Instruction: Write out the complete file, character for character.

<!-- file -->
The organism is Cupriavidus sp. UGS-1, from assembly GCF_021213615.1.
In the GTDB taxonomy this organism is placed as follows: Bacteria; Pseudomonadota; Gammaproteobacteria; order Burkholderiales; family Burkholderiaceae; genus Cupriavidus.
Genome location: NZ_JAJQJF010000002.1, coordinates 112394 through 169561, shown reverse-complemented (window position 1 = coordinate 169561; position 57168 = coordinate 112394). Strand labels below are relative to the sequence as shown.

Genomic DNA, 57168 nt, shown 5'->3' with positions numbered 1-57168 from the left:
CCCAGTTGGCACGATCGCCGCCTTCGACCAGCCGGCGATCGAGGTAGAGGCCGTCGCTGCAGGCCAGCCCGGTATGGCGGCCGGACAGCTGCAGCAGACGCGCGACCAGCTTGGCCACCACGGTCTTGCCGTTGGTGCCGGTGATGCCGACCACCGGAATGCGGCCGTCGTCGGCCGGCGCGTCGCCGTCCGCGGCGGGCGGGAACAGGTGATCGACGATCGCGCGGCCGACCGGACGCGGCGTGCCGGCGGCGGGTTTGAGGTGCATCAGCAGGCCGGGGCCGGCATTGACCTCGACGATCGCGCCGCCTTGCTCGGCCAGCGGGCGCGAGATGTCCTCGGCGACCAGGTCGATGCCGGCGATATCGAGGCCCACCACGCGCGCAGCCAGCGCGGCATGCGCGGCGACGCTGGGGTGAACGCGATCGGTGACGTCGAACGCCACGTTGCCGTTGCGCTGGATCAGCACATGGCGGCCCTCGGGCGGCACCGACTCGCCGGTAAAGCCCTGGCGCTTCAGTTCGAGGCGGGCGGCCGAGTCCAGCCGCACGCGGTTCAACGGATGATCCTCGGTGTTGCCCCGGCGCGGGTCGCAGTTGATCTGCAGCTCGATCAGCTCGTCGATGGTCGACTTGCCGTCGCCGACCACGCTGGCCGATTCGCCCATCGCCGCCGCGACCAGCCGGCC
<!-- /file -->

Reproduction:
The organism is Cupriavidus sp. UGS-1, from assembly GCF_021213615.1.
In the GTDB taxonomy this organism is placed as follows: Bacteria; Pseudomonadota; Gammaproteobacteria; order Burkholderiales; family Burkholderiaceae; genus Cupriavidus.
Genome location: NZ_JAJQJF010000002.1, coordinates 112394 through 169561, shown reverse-complemented (window position 1 = coordinate 169561; position 57168 = coordinate 112394). Strand labels below are relative to the sequence as shown.

Genomic DNA, 57168 nt, shown 5'->3' with positions numbered 1-57168 from the left:
CCCAGTTGGCACGATCGCCGCCTTCGACCAGCCGGCGATCGAGGTAGAGGCCGTCGCTGCAGGCCAGCCCGGTATGGCGGCCGGACAGCTGCAGCAGACGCGCGACCAGCTTGGCCACCACGGTCTTGCCGTTGGTGCCGGTGATGCCGACCACCGGAATGCGGCCGTCGTCGGCCGGCGCGTCGCCGTCCGCGGCGGGCGGGAACAGGTGATCGACGATCGCGCGGCCGACCGGACGCGGCGTGCCGGCGGCGGGTTTGAGGTGCATCAGCAGGCCGGGGCCGGCATTGACCTCGACGATCGCGCCGCCTTGCTCGGCCAGCGGGCGCGAGATGTCCTCGGCGACCAGGTCGATGCCGGCGATATCGAGGCCCACCACGCGCGCAGCCAGCGCGGCATGCGCGGCGACGCTGGGGTGAACGCGATCGGTGACGTCGAACGCCACGTTGCCGTTGCGCTGGATCAGCACATGGCGGCCCTCGGGCGGCACCGACTCGCCGGTAAAGCCCTGGCGCTTCAGTTCGAGGCGGGCGGCCGAGTCCAGCCGCACGCGGTTCAACGGATGATCCTCGGTGTTGCCCCGGCGCGGGTCGCAGTTGATCTGCAGCTCGATCAGCTCGTCGATGGTCGACTTGCCGTCGCCGACCACGCTGGCCGATTCGCCCATCGCCGCCGCGACCAGCCGGCC